About mid-way through my club management career I met with my club president and told him that after serving as general manager for eight years, I wanted to leave the club for another opportunity. He said, “Why? I thought you would retire here.” I told him that was the problem; I already had. The team I had assembled did an outstanding job in the day to day operations, and quite frankly I needed some new challenges.

While the average tenure for a private club general manager is often a point for debate, I think the real question should be, “is there an ideal period of time to work at any private club?”

If I look at some of the executives at KK & W, the longest term of employment at one club belongs to Jack Sullivan who was at Grosse Point Yacht Club for sixteen years. That was followed by Kurt Kuebler at Loxahatchee for twelve years, then Tom Wallace at Oakmont for ten years and finally my eight years at Midland Hills (I am bringing down the average for our firm).

While the average of the above four terms of employment is about eleven years, I would submit that it is not so much about length of tenure as it is about remaining productive and relevant to the club you are serving.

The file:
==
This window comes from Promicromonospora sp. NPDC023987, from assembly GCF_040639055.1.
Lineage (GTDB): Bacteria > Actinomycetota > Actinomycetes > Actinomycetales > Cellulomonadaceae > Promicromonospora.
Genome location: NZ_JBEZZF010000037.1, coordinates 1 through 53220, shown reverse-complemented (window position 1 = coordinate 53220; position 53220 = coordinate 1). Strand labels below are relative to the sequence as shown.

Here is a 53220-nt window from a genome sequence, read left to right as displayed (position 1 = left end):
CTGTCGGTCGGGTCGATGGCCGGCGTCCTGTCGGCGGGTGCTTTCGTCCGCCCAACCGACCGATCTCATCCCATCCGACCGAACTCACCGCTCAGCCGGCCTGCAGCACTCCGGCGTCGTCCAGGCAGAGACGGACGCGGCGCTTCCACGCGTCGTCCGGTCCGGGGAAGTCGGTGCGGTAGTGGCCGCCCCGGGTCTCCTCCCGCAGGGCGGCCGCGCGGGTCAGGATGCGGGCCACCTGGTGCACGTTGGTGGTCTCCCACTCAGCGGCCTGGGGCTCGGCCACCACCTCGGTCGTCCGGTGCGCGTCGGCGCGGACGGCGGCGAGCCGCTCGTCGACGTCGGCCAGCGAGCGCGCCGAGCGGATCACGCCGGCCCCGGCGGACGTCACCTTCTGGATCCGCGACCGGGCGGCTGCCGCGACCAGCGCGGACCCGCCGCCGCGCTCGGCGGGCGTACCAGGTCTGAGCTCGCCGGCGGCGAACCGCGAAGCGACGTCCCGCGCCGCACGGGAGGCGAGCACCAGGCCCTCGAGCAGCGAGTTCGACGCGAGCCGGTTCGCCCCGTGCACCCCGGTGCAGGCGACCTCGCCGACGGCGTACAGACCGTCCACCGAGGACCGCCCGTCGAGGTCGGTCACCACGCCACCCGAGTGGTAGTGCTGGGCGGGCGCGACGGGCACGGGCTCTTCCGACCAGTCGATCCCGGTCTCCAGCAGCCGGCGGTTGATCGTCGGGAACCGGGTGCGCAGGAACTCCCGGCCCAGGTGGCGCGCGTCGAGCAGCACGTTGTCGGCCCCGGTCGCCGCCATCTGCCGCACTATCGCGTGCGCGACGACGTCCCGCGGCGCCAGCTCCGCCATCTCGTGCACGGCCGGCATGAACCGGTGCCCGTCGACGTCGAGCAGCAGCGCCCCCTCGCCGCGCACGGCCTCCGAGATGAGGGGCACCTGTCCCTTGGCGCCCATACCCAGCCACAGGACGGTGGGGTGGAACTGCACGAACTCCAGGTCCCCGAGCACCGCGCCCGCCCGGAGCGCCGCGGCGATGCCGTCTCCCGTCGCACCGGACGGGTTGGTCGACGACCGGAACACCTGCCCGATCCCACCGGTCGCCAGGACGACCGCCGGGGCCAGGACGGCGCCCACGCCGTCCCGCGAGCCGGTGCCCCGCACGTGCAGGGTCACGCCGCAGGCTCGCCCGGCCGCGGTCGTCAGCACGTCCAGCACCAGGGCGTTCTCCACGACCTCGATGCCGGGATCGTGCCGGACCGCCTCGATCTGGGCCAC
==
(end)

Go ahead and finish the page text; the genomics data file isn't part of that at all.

However, I also believe that eight to twelve years is a significant amount of time to give to any one employer, and even top performing, long-tenured general managers might enjoy a change of scenery and a refreshing of their careers. Only you can determine where your “sweet spot” is, but you will probably recognize when the time is right for some new challenges.

In future articles our KK & W team will discuss in detail how to keep your career relevant and help you to stay productively engaged in your day to day leadership role. We will also discuss how to recognize the “speed bumps” that can often disrupt your career, sometimes when you least expect it. And finally, our suggestions will help you keep your “career sweet spot” for as long as you would like.

Richard M. Kopplin, CMAA Fellow, Partner KOPPLIN KUEBLER & WALLACE